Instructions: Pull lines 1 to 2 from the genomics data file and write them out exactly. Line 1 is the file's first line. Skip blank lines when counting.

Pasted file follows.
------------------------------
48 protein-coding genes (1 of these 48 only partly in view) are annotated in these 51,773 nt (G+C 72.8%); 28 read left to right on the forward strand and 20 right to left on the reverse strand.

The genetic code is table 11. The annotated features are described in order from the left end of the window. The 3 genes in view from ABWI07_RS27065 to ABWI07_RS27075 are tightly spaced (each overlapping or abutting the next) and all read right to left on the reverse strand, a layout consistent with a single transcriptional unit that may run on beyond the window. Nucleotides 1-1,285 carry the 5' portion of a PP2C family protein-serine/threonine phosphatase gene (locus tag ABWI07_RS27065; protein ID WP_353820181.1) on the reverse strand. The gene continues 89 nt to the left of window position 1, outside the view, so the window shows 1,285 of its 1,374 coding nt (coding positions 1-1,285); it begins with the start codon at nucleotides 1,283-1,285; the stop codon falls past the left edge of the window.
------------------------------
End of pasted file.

48 protein-coding genes (1 of these 48 only partly in view) are annotated in these 51,773 nt (G+C 72.8%); 28 read left to right on the forward strand and 20 right to left on the reverse strand.

The genetic code is table 11. The annotated features are described in order from the left end of the window. The 3 genes in view from ABWI07_RS27065 to ABWI07_RS27075 are tightly spaced (each overlapping or abutting the next) and all read right to left on the reverse strand, a layout consistent with a single transcriptional unit that may run on beyond the window. Nucleotides 1-1,285 carry the 5' portion of a PP2C family protein-serine/threonine phosphatase gene (locus tag ABWI07_RS27065; protein ID WP_353820181.1) on the reverse strand. The gene continues 89 nt to the left of window position 1, outside the view, so the window shows 1,285 of its 1,374 coding nt (coding positions 1-1,285); it begins with the start codon at nucleotides 1,283-1,285; the stop codon falls past the left edge of the window.